Play comes naturally to us as children, but a growing number of adults may be losing sight of its virtues. Instead of letting children simply explore, discover and create, child development experts say parents are increasingly packing their kids’ calendars with rote test prep and “drill and kill” instruction.
“People don’t know how to play anymore. They think everything has to be so rigid,” says Dr. Kathy Hirsh-Pasek, a psychology professor at Temple University and senior fellow at the Brookings Institution.
I think, in general, people don’t understand play. And it’s such a shame.
Over the past two-plus decades, Dr. Hirsh-Pasek’s research has uncovered the connections between play and learning, leading to 14 books and more than 200 publications. But she’s also succeeded in bringing her research to life, through puzzles on bus stop benches, life-size board games and other unexpected urban installations.
Her vision? A world that invites the young—and the young at heart—to experience the wonder of play anytime, anywhere. Here, the best-selling author offers her insights on the empowering nature of play and the many ways it can prepare girls and boys for a fast-changing future.
Q: In your research, you distinguish between free play and guided play. How do they each contribute to child development?
A: Monkeys play and octopuses play and goats play…and humans play. There’s something really important about free play in all of its beauty. But as we come to think about the outcomes from playful learning, what we realize is that in free play, while we learn a lot, it’s not as focused. In my lab, we came up with something like a play spectrum. Free play is at one end of the spectrum—it’s fun and it’s voluntary and it’s meaningful to the child. It’s a safe space and if you make a mistake, it doesn’t really matter. It basically gives full freedom to the child.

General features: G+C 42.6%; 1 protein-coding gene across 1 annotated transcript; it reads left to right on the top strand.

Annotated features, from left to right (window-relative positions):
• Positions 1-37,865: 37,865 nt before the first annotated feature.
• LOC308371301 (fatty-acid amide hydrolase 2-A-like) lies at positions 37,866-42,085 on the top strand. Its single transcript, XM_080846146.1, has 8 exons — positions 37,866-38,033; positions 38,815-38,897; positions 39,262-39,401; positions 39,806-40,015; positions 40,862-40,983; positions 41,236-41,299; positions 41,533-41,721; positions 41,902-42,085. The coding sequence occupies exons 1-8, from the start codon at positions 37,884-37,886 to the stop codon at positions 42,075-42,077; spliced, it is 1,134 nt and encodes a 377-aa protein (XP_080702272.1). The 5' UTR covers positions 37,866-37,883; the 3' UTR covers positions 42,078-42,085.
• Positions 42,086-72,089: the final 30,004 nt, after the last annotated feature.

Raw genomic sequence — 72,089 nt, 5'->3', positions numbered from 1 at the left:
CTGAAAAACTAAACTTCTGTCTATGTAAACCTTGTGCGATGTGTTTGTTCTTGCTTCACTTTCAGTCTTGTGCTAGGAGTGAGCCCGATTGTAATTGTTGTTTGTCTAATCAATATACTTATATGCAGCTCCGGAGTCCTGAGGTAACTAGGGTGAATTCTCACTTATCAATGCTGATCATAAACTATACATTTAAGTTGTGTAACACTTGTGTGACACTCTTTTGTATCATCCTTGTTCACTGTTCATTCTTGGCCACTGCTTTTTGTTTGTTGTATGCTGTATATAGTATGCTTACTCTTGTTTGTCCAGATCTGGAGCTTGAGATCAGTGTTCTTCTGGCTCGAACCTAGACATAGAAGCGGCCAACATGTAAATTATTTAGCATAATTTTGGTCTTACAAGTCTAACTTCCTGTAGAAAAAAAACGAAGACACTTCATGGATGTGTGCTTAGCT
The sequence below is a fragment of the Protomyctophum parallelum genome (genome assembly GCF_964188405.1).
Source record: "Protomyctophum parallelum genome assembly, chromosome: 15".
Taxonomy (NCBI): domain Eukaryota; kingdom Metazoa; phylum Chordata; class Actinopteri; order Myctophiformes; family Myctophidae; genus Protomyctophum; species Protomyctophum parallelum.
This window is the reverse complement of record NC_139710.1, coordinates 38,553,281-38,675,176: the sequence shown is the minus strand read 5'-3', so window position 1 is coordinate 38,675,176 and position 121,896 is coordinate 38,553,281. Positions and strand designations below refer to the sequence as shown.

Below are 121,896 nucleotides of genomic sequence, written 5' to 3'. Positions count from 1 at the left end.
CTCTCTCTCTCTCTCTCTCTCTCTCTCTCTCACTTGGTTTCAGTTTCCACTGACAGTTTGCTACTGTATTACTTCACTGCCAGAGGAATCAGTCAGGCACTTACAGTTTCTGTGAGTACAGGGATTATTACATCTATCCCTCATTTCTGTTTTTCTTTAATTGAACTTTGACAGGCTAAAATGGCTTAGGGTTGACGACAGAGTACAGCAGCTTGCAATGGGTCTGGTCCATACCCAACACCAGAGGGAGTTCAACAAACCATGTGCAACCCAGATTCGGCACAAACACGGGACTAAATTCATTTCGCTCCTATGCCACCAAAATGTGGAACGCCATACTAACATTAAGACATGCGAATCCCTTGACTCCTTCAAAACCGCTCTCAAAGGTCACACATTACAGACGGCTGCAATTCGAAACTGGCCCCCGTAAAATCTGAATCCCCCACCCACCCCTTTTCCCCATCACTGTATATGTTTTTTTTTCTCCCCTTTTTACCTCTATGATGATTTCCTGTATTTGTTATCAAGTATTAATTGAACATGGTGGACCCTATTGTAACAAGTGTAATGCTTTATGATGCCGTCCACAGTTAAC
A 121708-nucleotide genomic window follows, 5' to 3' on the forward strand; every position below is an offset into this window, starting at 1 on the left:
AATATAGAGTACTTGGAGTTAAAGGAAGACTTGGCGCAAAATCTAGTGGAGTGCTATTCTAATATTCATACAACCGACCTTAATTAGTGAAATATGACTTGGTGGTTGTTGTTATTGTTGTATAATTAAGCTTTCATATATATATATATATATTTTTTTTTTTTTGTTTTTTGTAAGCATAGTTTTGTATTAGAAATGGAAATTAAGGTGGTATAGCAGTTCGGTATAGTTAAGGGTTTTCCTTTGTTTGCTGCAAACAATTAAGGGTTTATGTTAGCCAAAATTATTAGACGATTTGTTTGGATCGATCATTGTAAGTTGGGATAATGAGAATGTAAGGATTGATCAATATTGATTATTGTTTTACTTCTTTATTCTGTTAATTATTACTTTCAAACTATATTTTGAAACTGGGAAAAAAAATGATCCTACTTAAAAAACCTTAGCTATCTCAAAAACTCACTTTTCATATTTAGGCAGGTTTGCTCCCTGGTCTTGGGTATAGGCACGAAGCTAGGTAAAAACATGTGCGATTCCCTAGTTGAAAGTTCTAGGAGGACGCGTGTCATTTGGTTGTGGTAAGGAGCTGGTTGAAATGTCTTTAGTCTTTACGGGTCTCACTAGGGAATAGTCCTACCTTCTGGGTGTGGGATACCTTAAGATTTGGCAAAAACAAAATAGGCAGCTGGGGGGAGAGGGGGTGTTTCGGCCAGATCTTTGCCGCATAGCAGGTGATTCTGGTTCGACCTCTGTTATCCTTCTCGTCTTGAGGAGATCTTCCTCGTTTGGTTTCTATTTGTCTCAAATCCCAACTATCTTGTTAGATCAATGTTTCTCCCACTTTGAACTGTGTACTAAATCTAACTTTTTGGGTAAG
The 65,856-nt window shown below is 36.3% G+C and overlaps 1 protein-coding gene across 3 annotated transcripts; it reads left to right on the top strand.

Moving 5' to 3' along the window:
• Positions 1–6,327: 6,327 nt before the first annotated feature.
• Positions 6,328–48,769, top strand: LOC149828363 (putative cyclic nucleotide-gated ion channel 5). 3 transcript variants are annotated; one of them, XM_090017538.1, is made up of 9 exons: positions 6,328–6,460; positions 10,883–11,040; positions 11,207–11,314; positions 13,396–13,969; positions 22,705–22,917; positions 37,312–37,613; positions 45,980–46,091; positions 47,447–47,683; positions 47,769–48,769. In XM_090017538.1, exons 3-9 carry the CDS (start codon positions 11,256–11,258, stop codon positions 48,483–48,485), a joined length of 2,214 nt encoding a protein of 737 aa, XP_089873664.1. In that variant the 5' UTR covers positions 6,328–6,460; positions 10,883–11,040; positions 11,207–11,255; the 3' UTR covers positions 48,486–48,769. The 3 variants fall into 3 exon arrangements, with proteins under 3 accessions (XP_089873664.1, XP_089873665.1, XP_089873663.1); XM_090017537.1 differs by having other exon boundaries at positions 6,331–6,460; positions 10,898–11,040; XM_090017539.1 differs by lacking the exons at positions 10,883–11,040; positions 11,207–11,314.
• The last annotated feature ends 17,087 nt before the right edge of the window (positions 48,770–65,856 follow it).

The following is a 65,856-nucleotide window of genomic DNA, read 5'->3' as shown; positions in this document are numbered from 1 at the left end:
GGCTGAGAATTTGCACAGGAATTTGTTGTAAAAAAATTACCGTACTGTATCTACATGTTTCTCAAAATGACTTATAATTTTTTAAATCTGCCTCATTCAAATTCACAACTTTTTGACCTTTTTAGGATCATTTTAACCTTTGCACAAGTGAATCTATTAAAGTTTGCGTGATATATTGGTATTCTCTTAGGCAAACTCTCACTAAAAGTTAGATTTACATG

When a child engages in guided play, it’s still fun, it’s still voluntary, it’s still driven by the child. But we have added a goal, a learning goal. Our bet has been—and the research bears us out—that we can have good, playful, active, engaging, meaningful, socially interactive environments that also have a learning goal.
Q: What’s an example of guided play?
A: When I’m playing with blocks and I ask the child to put those blocks together to make some sort of a hangar for an airplane, I’m not saying exactly what it has to look like. I’m not directing where each block needs to go, but I’m helping the child conceive of a certain goal at the end. We could call it constrained tinkering. By constraining the learning space just a little bit, we enable the kid to focus more on the sort of stuff that we think is valuable.
Q: Given how quickly the world is changing—and how we expect it to continue to change—what kinds of qualities and skills are most valuable now?
A: My colleague Roberta Golinkoff and I charted out what we think the science tells us about the suite of skills that really prepare a whole child for a 21st century change in the world. The first one is learning how to get along with other people—collaboration. Nothing today is done without teams. What builds on collaboration is communication—how do you deliver the message? How do you hear the message? The next is content or the kind of skills that are learning-to-learn skills—attention, memory, flexibility, or executive function skills. Those are the kinds of skills that help kids not only master what’s here today, but what’ll come down the pike tomorrow. The fourth “C” is critical thinking—how do you shift through the information you get to make sense of it? Creative innovation is number five, or making new things out of old parts. And the last is confidence. Knowing that it’s okay to step out there and give it a try.
You put these all together—because they each rely on one another—and you get a profile of these skills that I think will define how we move towards happy, healthy, thinking, caring people in the future, who are also creative innovators and critical thinkers.
Q: What is the connection between confidence and guided play?
A: I think for all of these skills, you find them in the sandbox. Somehow, in the sandbox, we have the confidence to try to build a whole sandcastle. And then we don’t even care if somebody comes in and puts their foot in it. We sit and build it again…because it’s a safe space. And even if the tower that we want to build doesn’t work, it’s okay. When you have that ability to try and fail, you build the confidence to move on.
Q: Given the state of women today, what kinds of guided play could be especially beneficial for girls?
A: I think it’s a place where we could relax some of the gender norms. If I asked you to think about a mathematician, you would immediately think of a boy. And we need that to change. We need you to think about a girl. Or at least think about a girl as readily as you think about a boy. If I say “president,” you go, “him.” How do we create the opportunity for constrained tinkering and guided play in the very environments where currently we don’t see a lot of women? We need to provide tools that encourage the play that will help create entryways into those fields.